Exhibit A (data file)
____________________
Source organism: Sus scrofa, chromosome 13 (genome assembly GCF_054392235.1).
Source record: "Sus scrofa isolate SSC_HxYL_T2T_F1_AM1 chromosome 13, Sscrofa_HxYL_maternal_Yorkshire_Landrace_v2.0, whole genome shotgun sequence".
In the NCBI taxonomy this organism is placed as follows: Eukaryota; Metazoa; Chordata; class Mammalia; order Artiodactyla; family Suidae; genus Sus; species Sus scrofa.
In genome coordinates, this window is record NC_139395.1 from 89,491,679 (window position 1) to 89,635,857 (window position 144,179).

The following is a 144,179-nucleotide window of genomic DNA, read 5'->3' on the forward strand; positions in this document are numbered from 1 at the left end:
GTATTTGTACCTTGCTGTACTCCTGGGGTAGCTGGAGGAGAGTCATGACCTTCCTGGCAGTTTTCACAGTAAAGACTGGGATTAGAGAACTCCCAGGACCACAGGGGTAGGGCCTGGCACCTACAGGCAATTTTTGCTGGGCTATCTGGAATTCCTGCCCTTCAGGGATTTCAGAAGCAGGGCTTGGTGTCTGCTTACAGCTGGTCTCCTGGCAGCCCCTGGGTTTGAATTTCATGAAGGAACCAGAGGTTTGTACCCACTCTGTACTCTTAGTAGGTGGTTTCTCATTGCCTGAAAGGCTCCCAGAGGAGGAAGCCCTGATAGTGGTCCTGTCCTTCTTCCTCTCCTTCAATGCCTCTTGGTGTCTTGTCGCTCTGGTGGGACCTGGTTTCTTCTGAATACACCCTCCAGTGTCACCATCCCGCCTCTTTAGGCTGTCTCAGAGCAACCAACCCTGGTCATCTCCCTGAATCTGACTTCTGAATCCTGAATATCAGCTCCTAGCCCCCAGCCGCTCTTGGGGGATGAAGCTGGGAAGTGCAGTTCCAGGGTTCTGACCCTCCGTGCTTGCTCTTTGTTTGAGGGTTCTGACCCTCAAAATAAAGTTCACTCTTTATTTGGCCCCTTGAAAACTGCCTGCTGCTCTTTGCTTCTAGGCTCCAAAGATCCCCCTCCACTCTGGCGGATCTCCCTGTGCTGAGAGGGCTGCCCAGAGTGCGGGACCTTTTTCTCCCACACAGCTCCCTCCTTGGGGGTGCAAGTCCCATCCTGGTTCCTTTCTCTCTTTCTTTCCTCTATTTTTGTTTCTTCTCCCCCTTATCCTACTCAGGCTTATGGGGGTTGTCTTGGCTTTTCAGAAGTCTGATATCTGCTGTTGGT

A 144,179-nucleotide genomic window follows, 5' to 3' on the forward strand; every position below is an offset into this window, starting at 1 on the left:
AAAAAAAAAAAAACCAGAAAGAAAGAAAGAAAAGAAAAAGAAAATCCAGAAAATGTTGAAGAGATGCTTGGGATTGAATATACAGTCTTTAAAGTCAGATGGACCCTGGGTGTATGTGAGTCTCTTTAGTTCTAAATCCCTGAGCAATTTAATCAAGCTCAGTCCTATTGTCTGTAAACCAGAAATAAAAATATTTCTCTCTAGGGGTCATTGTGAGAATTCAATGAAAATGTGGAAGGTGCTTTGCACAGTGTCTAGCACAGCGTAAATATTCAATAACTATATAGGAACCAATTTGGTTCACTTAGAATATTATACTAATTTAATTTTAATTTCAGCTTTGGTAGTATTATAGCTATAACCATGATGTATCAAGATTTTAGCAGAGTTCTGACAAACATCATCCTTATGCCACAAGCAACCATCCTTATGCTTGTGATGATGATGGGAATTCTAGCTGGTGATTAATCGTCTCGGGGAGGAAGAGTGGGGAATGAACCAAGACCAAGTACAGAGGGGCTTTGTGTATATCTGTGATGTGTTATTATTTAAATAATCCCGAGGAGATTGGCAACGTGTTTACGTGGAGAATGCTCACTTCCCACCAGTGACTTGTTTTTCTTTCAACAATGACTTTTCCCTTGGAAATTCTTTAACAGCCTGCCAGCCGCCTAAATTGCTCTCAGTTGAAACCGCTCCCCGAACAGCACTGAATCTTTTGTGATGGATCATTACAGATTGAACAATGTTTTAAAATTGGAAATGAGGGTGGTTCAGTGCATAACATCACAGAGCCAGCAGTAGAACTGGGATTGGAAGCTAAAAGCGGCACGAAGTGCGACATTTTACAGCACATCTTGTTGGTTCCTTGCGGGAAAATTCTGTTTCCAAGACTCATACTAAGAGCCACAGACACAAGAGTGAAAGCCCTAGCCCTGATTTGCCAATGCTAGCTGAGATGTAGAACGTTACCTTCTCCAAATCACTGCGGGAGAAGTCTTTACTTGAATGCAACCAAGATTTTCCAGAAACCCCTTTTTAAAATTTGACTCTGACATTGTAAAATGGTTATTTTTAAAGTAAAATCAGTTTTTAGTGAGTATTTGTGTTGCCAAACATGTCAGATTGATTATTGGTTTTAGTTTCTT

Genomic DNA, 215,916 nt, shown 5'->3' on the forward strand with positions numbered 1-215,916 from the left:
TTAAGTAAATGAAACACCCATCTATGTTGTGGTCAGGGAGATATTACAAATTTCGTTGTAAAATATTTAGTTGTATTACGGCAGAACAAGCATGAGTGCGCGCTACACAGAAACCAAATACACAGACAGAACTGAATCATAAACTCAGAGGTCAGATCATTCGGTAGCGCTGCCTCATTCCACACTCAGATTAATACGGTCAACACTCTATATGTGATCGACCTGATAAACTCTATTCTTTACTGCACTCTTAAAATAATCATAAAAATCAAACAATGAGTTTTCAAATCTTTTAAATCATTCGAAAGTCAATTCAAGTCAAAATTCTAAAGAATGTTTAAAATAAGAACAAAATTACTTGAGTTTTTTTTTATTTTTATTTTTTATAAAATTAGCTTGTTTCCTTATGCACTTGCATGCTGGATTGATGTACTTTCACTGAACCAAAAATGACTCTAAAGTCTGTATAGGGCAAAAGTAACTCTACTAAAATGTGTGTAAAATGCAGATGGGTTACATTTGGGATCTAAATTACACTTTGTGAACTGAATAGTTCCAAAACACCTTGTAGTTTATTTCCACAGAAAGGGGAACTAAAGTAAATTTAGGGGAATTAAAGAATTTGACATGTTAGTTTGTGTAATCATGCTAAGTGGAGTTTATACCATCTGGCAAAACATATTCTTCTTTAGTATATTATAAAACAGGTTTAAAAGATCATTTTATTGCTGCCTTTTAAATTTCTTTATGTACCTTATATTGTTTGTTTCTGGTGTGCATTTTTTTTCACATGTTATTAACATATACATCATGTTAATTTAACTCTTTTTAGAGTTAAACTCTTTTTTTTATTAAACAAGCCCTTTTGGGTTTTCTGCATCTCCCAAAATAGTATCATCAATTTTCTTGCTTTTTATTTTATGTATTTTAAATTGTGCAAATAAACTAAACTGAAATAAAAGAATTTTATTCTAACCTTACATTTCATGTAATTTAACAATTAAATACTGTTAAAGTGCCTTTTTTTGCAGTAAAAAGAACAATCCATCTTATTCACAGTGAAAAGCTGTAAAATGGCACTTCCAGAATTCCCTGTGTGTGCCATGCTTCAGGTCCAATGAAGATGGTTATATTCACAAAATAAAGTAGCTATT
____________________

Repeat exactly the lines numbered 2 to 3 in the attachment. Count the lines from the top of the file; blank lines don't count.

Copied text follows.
Source record: "Sus scrofa isolate SSC_HxYL_T2T_F1_AM1 chromosome 13, Sscrofa_HxYL_maternal_Yorkshire_Landrace_v2.0, whole genome shotgun sequence".
In the NCBI taxonomy this organism is placed as follows: Eukaryota; Metazoa; Chordata; class Mammalia; order Artiodactyla; family Suidae; genus Sus; species Sus scrofa.